As a nation, Japan has a few things going for it when it comes to hosting seasonal sports and global events, which are probably also the reason why international visitor numbers (pre-COVID) have been climbing year after year, reaching their highest ever in 2019 with almost 32 million arrivals.
Tokyo is no stranger to the summer Olympics, having already hosted the games back in 1964.
And, while no other city in the world has held the Olympics more than once since then, Japan has also hosted the Winter Olympics twice in-between times – Sapporo in 1972 and Nagano in 1998.
This makes Japan more familiar with the games than any other country in the world alongside the United States.
But what makes Japan the ideal sporting destination? Let’s take a look.
The love for sport in Japan is etched into its culture
Dating back hundreds of years and just like Japanese fashion and food, Japan’s sporting heritage is unique.
Compared to most countries, Japan has an abundance of home-grown sports (and national events around them), with some of the most traditional including sumo wrestling, karate, kemari (a traditional game similar to hacky sack), judo, kendo and yabusame (horseback archery).
And the world is watching now more than ever – while sumo wrestling has recently been recognised as an Olympic sport, karate made its Olympics debut at the Sydney Olympics in 2000.
Embracing ‘tradition’ along with the ‘new’ is very much a part of the Japanese psyche which has led to a growing appetite for more contemporary global competitive sports over the decades.
Puroresu (pro-wrestling), soccer, golf, tennis, auto racing, and baseball are now widely followed sports in Japan supported by professional leagues and national events.
Diverse and versatile natural settings
To an outsider, Japan is often associated with urban life and its many man-made marvels, but unlike many destinations, the island nation is home to varied and distinct natural landscapes on the spectrum from alpine to tropical.
The 2021 Olympic games will make the most of Japan’s geographic diversity using impressive venue locations such as Enoshima Yacht Harbour (Kanagawa Prefecture), the Fuji International Speedway (Shizuoka Prefecture), and Tsurigasaki Surfing Beach (Chiba Prefecture).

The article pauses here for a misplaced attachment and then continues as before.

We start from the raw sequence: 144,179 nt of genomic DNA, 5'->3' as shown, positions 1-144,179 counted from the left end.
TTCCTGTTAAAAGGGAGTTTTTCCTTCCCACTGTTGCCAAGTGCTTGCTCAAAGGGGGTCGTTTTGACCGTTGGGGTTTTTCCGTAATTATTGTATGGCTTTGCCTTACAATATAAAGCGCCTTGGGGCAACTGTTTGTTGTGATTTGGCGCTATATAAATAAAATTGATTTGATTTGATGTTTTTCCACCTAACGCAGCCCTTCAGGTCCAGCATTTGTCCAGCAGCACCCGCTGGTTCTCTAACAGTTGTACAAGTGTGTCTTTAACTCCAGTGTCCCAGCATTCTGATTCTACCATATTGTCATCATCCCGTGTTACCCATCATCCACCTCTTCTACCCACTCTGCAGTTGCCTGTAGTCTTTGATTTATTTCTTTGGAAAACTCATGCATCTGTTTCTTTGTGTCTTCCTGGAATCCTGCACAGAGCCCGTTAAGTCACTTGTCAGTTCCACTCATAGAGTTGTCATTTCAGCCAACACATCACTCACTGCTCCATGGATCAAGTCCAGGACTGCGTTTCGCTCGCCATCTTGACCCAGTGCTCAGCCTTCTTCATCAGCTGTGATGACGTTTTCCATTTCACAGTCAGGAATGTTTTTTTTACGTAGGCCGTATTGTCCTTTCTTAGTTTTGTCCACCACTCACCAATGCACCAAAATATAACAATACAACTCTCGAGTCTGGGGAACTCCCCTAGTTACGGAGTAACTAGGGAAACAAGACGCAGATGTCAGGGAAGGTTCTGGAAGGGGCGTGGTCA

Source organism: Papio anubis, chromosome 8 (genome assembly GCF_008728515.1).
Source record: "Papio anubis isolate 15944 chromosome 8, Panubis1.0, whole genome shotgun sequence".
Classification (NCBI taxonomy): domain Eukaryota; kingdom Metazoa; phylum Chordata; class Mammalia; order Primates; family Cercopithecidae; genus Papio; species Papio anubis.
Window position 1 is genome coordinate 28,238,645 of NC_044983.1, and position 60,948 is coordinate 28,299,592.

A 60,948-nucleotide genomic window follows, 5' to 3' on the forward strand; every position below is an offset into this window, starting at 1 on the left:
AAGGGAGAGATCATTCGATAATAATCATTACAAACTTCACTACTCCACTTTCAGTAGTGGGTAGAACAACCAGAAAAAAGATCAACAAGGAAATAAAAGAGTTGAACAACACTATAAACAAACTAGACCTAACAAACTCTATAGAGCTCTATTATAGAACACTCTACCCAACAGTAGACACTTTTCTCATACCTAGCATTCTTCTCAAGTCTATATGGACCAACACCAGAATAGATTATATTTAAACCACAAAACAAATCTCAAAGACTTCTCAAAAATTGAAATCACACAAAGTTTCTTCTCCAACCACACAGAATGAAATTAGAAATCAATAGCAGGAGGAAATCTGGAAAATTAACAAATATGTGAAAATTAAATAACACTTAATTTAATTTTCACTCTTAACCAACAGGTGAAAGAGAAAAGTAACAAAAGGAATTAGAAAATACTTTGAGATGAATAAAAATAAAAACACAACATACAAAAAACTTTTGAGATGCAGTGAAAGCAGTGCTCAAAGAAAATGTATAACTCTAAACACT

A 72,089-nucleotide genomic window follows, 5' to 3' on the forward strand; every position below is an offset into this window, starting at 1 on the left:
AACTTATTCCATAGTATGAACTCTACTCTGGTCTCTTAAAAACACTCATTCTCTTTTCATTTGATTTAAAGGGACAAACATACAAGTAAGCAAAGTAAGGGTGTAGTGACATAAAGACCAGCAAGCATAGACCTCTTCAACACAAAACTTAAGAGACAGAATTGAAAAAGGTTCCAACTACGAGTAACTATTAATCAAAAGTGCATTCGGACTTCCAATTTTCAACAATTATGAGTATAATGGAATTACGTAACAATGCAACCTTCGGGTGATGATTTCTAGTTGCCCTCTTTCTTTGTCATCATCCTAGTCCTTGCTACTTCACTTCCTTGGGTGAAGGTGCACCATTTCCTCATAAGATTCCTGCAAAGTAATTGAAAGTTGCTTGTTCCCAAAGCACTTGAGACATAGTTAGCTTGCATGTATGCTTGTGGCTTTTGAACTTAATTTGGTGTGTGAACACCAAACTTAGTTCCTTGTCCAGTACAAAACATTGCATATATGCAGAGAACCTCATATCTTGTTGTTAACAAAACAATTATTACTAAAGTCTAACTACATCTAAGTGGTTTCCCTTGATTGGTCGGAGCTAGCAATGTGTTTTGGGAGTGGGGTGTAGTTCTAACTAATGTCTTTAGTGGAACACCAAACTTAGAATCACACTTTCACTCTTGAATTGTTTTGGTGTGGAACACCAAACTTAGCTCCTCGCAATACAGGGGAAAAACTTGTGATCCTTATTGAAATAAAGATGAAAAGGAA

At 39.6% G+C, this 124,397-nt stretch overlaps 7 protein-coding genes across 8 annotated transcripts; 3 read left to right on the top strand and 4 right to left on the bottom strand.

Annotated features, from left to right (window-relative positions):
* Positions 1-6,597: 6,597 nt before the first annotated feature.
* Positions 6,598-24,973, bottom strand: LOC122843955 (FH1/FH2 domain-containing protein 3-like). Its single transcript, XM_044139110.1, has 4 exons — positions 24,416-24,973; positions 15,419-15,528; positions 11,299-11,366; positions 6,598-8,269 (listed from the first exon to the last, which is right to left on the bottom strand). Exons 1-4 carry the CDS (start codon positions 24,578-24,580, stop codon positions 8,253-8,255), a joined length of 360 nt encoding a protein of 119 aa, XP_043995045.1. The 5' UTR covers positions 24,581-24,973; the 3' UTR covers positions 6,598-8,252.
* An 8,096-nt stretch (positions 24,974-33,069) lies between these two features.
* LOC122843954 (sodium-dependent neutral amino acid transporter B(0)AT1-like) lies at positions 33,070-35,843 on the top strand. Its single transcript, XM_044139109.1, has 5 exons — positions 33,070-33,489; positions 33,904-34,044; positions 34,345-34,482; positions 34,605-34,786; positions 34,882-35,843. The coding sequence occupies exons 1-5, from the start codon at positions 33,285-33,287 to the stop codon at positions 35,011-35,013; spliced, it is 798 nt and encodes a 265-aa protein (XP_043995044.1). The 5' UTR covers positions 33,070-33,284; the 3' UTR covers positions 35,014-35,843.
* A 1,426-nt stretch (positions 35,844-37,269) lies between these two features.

Meanwhile, high above the balmy conditions and world class waves flanking Japan’s coastline, the 1998 Winter Olympics showcased some of the world’s best ski regions including Hakuba Happo-One Winter Resort, lizuna Kogan Ski Area in Nagano, Mount Higashidate, and various other stunning mountainous backdrops around Nagano.
Average winter temperatures sit below freezing in the coldest parts of Japan, with Hokkaido rarely climbing above -4°C? (and it can get much colder).
This is in stark contrast to the average highs of 31°C you’ll experience across the Okinawan islands during summer.
Setting the country apart from the hot summers and mild winters of Europe and other more temperate climes around the world, Japan’s suitability as a winter and summer Olympic destination is also what drives many tourists to visit Japan all-year-round.
Depending on the time of year and location, Japan offers all kinds of adventures including snorkelling and diving from Ishigaki Island, paddle boarding through forests and canyons in Okutama, and parasailing in Okinawa – right through to heliskiing in Hokkaido.
For less adrenaline-inducing activities however, Japan’s shoulder seasons are ideal for enjoying more relaxed scenic experiences, whether it’s to see cherry blossoms and other flora flourishing in the spring or the moodier tones of nature in autumn.
Transport infrastructure that’s the envy of the world
Although this year’s Olympics will proceed without international spectators, in ‘normal times’, getting from A to B in Japan is probably easier and more efficient than anywhere else in the world.
Reaching speeds of up to 320km/h, Japan’s Shinkansen bullet trains can take you virtually the full length and breadth of the country in no time at all, from Kagoshima on the far south of the Japanese peninsula to Hakodate in the north.
As a country that takes train travel seriously with an intricate rail network, it’s not surprising that there are also more chilled and scenic ways to journey through even the most remote regions.
For example, the Shimakaze, Kintetsu sight-seeing train offers a comfortable journey complete with dining options and beverages from Osaka, Kyoto or Nagoya to the beautiful Ise-Shima region.
Other popular journeys include the Fujisan View Express where you’ll enjoy views of Mount Fuji from Otsuki station to Kawaguchiko station, and Hokkaido’s Kushiro Shitsugen Norokko Train which offers panoramic views of the Kushiro Wetlands.
While we patiently wait until we can visit Japan once more, we’ll have to enjoy the buzz of the Olympics through our screens at home.
All the best to every athlete taking part.
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